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The Diagnosis and Psychophysiological Management of Chronic Pain and Anxiety

  • Ian E. Wickramasekera

Abstract

There is a growing awareness that the parameters of acute and chronic pain vary widely. Acute pain is easy to localize and recognize, and may, in fact, be mediated through different pathways from chronic pain (Sweet, 1981). These pathways include the (a) dorsal-column post synaptic system (DCPS), (b) spinocervical tract (SCT) and (c) neospinothalamic tract (NSTT), which are all rapidly conducting systems suited to convey phasic information (Melzack & Dennis, 1978). Acute pain is marked by an increase in mytonia, heart rate, blood pressure, skin conductance, and peripheral vasoconstriction together with other indicators of sympathetic activation. From a psychological or behavioral viewpoint we are seeing the same signs that indicate fear or anxiety. Chronic pain has been defined as any pain that has persisted for over 6 months and has not responded to standard medical management, including drugs, physical therapy, and surgery (Sternbach, 1974). Bonica, a pioneer in the study and therapy of chronic pain, defines it as “pain which persists beyond the usual course of an acute disease or a reasonable time for an injury to heal, or it recurs at intervals of months or years (Bonica, 1980). Studies by Johnson (1978) and Barton, Haight, Marsland, and Temple (1976) reveal that 75% of patients who complain of recent onset back pain experience spontaneous remission within 3 months.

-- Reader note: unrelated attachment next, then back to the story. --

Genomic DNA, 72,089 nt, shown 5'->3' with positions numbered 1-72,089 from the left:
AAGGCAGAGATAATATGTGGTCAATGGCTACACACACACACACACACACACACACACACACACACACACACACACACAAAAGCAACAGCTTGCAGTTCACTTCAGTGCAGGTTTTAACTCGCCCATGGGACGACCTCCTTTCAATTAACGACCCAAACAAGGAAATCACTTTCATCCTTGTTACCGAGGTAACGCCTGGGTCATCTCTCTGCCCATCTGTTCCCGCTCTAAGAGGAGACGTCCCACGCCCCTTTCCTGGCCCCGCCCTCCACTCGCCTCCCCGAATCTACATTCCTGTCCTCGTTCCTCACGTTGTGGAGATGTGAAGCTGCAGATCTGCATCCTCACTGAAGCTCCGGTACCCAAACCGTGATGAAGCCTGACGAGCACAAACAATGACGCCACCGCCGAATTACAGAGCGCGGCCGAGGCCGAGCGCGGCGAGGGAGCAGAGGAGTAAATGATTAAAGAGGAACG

Keywords

Chronic Pain Acute Pain Pain Behavior Chronic Pain Patient Tension Headache 
These keywords were added by machine and not by the authors. This process is experimental and the keywords may be updated as the learning algorithm improves.

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Copyright information

© Springer Science+Business Media New York 1988

Authors and Affiliations

  • Ian E. Wickramasekera
    • 1
  1. 1.Behavioral Medicine Clinic and Stress Disorders Research LaboratoryEastern Virginia Medical SchoolNorfolkUSA

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